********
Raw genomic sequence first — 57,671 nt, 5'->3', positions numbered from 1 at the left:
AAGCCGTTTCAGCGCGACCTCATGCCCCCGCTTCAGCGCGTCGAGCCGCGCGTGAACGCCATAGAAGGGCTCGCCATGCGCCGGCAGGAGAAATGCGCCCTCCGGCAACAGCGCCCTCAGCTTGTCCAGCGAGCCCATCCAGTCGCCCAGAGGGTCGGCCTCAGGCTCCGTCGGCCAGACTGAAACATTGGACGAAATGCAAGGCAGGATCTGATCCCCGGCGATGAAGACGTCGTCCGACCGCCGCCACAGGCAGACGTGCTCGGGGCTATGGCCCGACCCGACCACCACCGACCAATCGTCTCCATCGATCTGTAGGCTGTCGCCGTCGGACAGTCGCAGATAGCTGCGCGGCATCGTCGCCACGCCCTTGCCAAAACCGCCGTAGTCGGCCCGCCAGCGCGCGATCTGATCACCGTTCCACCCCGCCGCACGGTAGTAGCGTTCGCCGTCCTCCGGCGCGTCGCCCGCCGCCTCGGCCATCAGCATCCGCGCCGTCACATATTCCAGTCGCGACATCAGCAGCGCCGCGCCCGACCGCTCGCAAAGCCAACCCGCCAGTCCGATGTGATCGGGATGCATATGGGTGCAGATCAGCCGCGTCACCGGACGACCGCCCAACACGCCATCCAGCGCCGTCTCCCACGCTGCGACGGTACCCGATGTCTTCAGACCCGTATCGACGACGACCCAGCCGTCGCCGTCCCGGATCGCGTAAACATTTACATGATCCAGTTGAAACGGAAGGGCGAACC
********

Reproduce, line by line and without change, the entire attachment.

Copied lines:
Raw genomic sequence first — 57,671 nt, 5'->3', positions numbered from 1 at the left:
AAGCCGTTTCAGCGCGACCTCATGCCCCCGCTTCAGCGCGTCGAGCCGCGCGTGAACGCCATAGAAGGGCTCGCCATGCGCCGGCAGGAGAAATGCGCCCTCCGGCAACAGCGCCCTCAGCTTGTCCAGCGAGCCCATCCAGTCGCCCAGAGGGTCGGCCTCAGGCTCCGTCGGCCAGACTGAAACATTGGACGAAATGCAAGGCAGGATCTGATCCCCGGCGATGAAGACGTCGTCCGACCGCCGCCACAGGCAGACGTGCTCGGGGCTATGGCCCGACCCGACCACCACCGACCAATCGTCTCCATCGATCTGTAGGCTGTCGCCGTCGGACAGTCGCAGATAGCTGCGCGGCATCGTCGCCACGCCCTTGCCAAAACCGCCGTAGTCGGCCCGCCAGCGCGCGATCTGATCACCGTTCCACCCCGCCGCACGGTAGTAGCGTTCGCCGTCCTCCGGCGCGTCGCCCGCCGCCTCGGCCATCAGCATCCGCGCCGTCACATATTCCAGTCGCGACATCAGCAGCGCCGCGCCCGACCGCTCGCAAAGCCAACCCGCCAGTCCGATGTGATCGGGATGCATATGGGTGCAGATCAGCCGCGTCACCGGACGACCGCCCAACACGCCATCCAGCGCCGTCTCCCACGCTGCGACGGTACCCGATGTCTTCAGACCCGTATCGACGACGACCCAGCCGTCGCCGTCCCGGATCGCGTAAACATTTACATGATCCAGTTGAAACGGAAGGGCGAACC